Here is a short list of some things you might not have known about me:
My precious mother passed away when I was 2 years old.
I grew up with seven brothers and sisters.
I am adopted.
When I was younger and would tell my peers that I was adopted, they would respond with “Wow! That is so cool!” But as I shared my story it was often met with shaking heads and rolling eyes. They would brusquely respond, “That doesn’t count!” It is difficult in our early years to fully grasp the profound. Unfortunately, in my own ignorance, I allowed these interactions to rob me of the significance of my adoption. It wasn’t a matter of the glass being half full or half empty, there was no glass at all—I was rather indifferent toward the whole thing. I didn’t know what to think. But throughout my interconnected life experiences, as I have matured and reflected upon them, my cup is now filled to the brim and overflowing with gratitude. Proverbs 31 says that a woman who fears the Lord should be publicly praised even specifying that her own children should be the ones to rise and call her blessed. These words are long overdue.
“There it was, against the fireplace, and there seemed to be scarcely anything else in the room except the sunny light on the floor. It was very long and dark; smooth like a boat; with bright handles. Half the top was open. There was perfected beauty. The head, the hand, dwelt in completion, immutable, indestructible: motionless.” —James Agee, A Death in the Family
On September 30, 1961, a beautiful baby girl was born in Ishpeming, MI. On the way to the hospital, her father heard a song by Buddy Holly on the radio and decided to name his new little princess Peggy Sue. Innocent, outgoing, and athletic, Peggy grew up in Raymond, NH, where much of her life was centered on the people and activities of the small Baptist church she attended. She relocated for a short time with her family to the Philippines during the Vietnam War, went to Washington Bible College where she met her husband, and was married in her church followed by a horse-and-buggy ride through historic downtown Raymond. She gave birth to three boys, each a year and a half apart, and moved into the house her husband built for her in Strafford, NH. Suddenly and unexpectedly, she passed away in a tragic car accident at just 27 years old in February of 1989, shocking her new community and all who knew her.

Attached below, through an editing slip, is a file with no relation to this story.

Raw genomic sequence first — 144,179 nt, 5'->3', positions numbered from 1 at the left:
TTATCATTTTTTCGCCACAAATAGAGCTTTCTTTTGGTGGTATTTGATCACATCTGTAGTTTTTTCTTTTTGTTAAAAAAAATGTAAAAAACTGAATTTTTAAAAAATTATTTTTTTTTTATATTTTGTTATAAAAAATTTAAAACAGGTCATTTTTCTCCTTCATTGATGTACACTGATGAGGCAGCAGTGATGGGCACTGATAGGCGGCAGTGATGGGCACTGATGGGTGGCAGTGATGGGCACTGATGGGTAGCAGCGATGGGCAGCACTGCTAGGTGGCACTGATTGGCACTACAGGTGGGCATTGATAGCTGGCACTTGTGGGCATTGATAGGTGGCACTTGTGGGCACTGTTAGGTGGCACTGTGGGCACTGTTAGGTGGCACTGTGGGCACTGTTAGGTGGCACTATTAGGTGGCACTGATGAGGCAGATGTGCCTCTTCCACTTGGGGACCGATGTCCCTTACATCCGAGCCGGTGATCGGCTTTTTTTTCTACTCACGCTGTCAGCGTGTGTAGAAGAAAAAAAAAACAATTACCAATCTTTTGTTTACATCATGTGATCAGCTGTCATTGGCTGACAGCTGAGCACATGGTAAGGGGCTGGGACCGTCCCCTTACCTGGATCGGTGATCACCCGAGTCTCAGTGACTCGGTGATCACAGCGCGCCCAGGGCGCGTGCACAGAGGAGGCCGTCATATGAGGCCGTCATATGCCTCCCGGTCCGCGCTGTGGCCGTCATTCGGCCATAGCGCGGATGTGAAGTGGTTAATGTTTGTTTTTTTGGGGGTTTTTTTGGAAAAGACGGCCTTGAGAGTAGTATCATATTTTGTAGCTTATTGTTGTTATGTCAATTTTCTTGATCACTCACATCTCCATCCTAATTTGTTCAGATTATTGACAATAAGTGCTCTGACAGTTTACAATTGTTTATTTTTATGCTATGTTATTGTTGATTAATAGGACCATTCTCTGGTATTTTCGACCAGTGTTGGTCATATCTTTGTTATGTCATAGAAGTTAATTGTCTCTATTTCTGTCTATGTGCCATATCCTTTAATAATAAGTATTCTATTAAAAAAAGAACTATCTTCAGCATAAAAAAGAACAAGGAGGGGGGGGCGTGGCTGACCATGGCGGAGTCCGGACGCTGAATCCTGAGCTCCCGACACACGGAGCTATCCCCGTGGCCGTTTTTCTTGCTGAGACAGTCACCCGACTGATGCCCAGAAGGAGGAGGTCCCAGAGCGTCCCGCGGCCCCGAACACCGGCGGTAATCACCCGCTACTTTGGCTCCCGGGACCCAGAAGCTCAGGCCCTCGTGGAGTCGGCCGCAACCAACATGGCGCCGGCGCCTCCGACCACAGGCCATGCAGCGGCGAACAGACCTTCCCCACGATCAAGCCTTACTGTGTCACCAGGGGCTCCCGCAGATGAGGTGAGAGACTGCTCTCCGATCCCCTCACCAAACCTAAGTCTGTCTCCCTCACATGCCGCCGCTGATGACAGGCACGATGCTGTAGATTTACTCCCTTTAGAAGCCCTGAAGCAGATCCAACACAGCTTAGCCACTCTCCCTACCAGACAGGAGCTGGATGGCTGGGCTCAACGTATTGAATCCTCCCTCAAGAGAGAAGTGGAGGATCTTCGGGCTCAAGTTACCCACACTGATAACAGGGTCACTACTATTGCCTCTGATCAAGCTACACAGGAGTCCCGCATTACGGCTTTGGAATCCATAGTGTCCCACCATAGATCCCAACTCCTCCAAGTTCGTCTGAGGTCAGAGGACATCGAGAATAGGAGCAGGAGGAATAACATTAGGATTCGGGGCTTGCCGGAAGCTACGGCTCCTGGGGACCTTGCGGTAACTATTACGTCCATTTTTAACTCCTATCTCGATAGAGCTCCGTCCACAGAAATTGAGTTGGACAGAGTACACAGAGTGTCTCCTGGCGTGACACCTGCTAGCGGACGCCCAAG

Peggy was my mother. I was her middle child.
Our lives intersected for only 2 years and 4 months—834 days.
Unfortunately I have no memories of her alive, but the image of her body peacefully lying in her coffin at the viewing has been forever burned in my mind as my very first memory. I know that seems heavy, but I didn’t understand. When I asked my dad where Mommy was, he would simply reply, “She’s in heaven with Jesus.” So at the viewing—in a large translucent room, nebulous and crowded with many familiar and unfamiliar faces—I literally thought I was in heaven visiting her in her celestial abode. For some time following this event, I would continue to tell my friends that I visited my mom in heaven and she was lying just like a baby in a crib.
“There’s been great fear expressed by many people that no woman can give this large number of children sufficient attention and affection to allow them to grow up in a healthy atmosphere. But in this courts investigation of your home, the reverse seems to be true. All the children seem to be happy, well-fed and normal, the house amazingly clean and in good order. My wife has two children, one poodle and a full-time maid and can’t seem to manage anything. What is your secret?” —Yours, Mine, and Ours
Being a widower and a small business owner with three baby boys, my dad obviously needed a lot of help. A friend of my mother—Kathy Jean, a single woman with three children of her own—began to babysit us for him. Very quickly and obvious to all, their relationship blossomed into something much deeper and they were married in June of the same year. That’s right—I know what you’re thinking—Brady Bunch . . . Cheaper by the (Half) Dozen. With six children, ages five and under, you would think they were in over their heads, but they had a honeymoon baby and even had another a few years later making eight of us altogether! And yes, we drove around in a large 16 passenger Ford club wagon van. I love each and every one of my brothers and sisters with my whole heart. Spending time with them, their spouses, and children today is equally as enjoyable and exciting as the years growing up together.
I clearly remember Tuesday, March 17, 1992—St. Patrick’s Day. I sat in the courtroom with my family before the judge. Although I can’t remember all that went on in there, I do remember the judge addressing me personally by name and asking me to count as high as I could. Here it was, the moment of truth. The pressure was on. Was I smart enough to be adopted? After slowly and carefully counting to about 20 (which seemed like an eternity), he finally told me I could stop. My older brother got an even harder question. He was asked to read the time from the clock on the wall—it was in Roman numerals! Somehow we made it through and after everything was finalized we went out for Shamrock Shakes!
Fortunately the judge didn’t ask me if I understood what adoption was. I had been watching a lot of Cinderella then and when my mom had asked me beforehand, I confidently replied, “It means you’re not my wicked step-mother anymore!” Thanks Disney! So, needless to say, I did not fully understand the meaning and significance of adoption. But I was adopted—I was not an orphan (in the strict sense of the word), I was never in the foster care system, I did not come from another country, my name did not change—but I was adopted. And my adoption did count!